For the more than 1.2 billion people in the world living without electricity, lighting at night is a huge challenge. Many rural homes rely on kerosene lamps, which cast poor light, can be toxic to their users and, when knocked over, burn some 2.2 million children a year. Among the world’s poorest people, purchasing kerosene can consume up to a third of their total income.
With more than half of Africa’s population under the age of 25, many experts believes the continent’s greatest resource and potential competitive advantage could lie in the hands of its youth as they enter the workforce. However, economic growth on the continent has not yet translated into opportunities for young people to earn a sustainable livelihood — representing both missed potential and a societal risk as they could become alienated and marginalized.
We are living in a world where temperatures are rising, water shortages are more frequent, food supplies are increasingly scarce and the gap between rich and poor is increasing. Populations are growing fast, making basic hygiene and sanitation even more of a challenge.
Global Center for Youth Employment & Acceleration Group
The authors propose a model for reducing job-creator loss in regions facing severe youth unemployment. Job-creator loss occurs when young, would-be entrepreneurs lack opportunities to attempt scalable ventures. To date, efforts to expand such opportunities through microcredit and entrepreneurship training have seen mixed or inconclusive results.2 Our hypothesis is that more robust results depend upon introducing market signals that enable the local ecosystem to identify and champion promising young job creators.
Technical Centre for Agricultural and Rural Co-operation (CTA)
The role of information and communication technologies (ICTs) in strengthening and promoting agricultural enterprises has never been greater.Furthermore, governments, private sector, multi-lateral and non-governmental organisations (NGO), and especially young people, are increasingly viewing the intersection of ICTs and the agriculture sector as a prime means of tackling the global youth unemployment challenge by enabling enterprise.
World Economic Forum
Over 100 years ago, Napoleon reportedly said of China: “Let her sleep, for when she wakes she will shake the world.” In light of China’s rapid economic growth in the 21st century, the French general’s view seems justified. Although it still has deep developmental gaps, China has made rapid progress to become the world’s second largest economy as well as the world’s workshop – filling every corner of the globe with an amazing range of products.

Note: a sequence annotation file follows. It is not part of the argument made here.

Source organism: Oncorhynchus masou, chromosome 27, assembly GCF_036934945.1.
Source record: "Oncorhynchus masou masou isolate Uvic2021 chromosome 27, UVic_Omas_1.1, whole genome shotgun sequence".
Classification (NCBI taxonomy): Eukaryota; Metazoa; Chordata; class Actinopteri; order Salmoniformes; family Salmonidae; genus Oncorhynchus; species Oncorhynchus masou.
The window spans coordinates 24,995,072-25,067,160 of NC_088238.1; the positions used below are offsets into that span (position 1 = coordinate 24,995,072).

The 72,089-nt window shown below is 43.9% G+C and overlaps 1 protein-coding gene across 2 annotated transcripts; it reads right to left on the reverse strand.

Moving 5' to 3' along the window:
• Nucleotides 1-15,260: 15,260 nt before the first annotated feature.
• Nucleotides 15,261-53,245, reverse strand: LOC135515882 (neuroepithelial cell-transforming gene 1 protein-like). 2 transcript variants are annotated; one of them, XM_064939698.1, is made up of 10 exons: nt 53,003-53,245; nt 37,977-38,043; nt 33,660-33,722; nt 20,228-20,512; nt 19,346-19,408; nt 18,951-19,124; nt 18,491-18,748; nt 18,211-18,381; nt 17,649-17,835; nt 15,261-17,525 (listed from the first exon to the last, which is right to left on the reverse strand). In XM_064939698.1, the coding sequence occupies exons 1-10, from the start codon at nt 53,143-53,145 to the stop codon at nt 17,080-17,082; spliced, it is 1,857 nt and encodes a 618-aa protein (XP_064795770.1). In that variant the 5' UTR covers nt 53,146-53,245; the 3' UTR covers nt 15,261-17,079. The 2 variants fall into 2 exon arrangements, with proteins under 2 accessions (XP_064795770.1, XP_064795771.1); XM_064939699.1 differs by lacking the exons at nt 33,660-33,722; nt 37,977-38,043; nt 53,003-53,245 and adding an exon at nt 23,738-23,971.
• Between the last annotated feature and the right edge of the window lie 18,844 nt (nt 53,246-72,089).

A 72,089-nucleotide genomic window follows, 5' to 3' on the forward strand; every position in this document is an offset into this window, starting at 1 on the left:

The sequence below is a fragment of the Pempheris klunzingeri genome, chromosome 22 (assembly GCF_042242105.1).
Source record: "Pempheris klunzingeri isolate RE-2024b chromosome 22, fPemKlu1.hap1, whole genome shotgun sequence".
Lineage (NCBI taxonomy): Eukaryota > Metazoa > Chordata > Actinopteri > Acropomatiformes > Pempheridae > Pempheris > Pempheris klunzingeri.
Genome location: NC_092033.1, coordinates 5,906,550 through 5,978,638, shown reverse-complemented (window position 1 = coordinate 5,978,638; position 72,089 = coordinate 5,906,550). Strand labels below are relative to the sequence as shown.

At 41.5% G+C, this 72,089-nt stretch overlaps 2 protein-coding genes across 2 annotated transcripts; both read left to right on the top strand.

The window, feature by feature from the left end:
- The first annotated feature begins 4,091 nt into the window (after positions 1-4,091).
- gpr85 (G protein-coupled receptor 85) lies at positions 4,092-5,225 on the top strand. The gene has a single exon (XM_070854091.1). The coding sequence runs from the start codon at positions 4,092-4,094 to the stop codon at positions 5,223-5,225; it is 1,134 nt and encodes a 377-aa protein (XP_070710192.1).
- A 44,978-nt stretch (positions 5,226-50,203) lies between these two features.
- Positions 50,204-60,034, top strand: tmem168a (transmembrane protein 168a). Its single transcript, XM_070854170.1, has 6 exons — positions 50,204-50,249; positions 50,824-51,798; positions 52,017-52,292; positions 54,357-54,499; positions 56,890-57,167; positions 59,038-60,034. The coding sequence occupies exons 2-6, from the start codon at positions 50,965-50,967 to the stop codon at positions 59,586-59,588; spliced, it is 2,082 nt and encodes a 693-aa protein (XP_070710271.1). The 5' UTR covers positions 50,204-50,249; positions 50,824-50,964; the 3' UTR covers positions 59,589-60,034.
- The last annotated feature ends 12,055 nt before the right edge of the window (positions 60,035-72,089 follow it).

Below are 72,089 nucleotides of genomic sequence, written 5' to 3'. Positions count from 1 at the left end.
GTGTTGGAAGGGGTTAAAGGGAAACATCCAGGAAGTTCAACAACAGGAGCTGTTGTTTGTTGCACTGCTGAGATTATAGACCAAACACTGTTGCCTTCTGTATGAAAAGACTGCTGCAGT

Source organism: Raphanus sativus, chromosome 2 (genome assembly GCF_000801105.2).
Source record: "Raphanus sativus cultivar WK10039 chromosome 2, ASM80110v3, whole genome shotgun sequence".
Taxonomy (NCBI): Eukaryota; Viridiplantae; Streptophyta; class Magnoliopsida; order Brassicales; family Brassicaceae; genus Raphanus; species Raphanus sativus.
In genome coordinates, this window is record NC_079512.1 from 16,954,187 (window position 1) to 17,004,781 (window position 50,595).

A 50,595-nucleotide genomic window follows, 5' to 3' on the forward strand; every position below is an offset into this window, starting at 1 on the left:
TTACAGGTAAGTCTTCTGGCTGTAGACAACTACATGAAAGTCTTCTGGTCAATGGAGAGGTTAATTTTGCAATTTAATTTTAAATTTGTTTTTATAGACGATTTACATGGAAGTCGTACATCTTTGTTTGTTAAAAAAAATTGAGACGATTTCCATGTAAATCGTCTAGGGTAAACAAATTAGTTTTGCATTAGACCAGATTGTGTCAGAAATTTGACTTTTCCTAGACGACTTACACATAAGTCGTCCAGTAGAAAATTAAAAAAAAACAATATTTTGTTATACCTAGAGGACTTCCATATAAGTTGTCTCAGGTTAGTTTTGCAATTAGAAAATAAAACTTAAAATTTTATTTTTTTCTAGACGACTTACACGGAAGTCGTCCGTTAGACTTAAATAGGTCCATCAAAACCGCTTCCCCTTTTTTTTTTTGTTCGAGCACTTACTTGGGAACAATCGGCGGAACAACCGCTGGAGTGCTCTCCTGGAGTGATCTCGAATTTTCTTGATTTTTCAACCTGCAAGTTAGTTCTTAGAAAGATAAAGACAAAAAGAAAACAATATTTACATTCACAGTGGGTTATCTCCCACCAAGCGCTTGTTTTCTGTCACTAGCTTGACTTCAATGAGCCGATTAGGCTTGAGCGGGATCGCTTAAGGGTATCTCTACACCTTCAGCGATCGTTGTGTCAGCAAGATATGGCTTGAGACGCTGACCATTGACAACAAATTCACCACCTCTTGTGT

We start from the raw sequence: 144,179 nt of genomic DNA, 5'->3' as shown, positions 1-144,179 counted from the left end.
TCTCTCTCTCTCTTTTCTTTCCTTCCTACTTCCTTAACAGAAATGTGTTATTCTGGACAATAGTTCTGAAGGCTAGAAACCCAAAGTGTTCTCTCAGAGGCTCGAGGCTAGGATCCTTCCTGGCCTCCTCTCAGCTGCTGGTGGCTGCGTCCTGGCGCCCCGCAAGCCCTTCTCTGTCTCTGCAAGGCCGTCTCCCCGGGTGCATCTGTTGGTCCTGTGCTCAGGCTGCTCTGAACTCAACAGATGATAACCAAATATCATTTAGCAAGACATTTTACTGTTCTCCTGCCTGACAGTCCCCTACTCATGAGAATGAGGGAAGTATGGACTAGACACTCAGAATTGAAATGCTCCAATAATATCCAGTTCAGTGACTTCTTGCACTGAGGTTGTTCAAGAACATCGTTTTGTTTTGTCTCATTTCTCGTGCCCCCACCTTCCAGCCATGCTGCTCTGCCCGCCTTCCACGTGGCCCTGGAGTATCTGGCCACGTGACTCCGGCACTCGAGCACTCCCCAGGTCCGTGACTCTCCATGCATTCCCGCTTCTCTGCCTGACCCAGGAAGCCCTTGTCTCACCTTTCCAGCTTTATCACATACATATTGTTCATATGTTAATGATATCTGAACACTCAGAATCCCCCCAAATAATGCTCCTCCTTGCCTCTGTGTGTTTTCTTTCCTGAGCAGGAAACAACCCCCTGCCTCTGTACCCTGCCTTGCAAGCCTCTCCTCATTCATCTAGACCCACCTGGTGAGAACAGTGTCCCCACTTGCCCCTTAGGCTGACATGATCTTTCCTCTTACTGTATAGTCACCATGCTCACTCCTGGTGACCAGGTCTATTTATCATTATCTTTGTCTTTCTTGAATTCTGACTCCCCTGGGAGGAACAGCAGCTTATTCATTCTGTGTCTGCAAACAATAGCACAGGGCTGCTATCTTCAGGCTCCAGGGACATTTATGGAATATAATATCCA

International Labour Organization
PEMBA, Tanzania (ILO News) – Twenty-four-year-old tailor, Nuru Nassor, struggled to make ends meet. She was one of many underemployed young Tanzanians who wanted to work more hours.
Walk along any street in most African cities and you will see the story of Africa’s development, growth and potential: hard working, entrepreneurial people fill the cities making a living out of every opportunity crossing their path. However, dig a little deeper and you will see missed opportunities to take Africa and its citizens to the next level of development and build a future that today’s youth will thrive in.
In early March, I spent a week in Rwanda building a profile of how young people in rural areas use media and technology and interact with rural financial institutions (RFIs). With the help of the Rural Youth Agribusiness Forum (RYAF), we interviewed 116 young people (aged 17 to 34) in a ring of towns and villages outside the capital, Kigali.In many ways, this process mirrored our Digital Insights work in Bangladesh and Palestine, but with some significant additions on the methodology. First, we asked them some key questions about entrepreneurship.
Thompson Reuters Foundation
Gilbert Houngbo, who served as Prime Minister of Togo from 2008 to 2012, was appointed as president of IFAD (International Fund for Agricultural Development).
Training young farmers to turn agriculture into a business is key to eradicating poverty and curbing economic migration, the new president of the U.N. agricultural development agency said on Wednesday.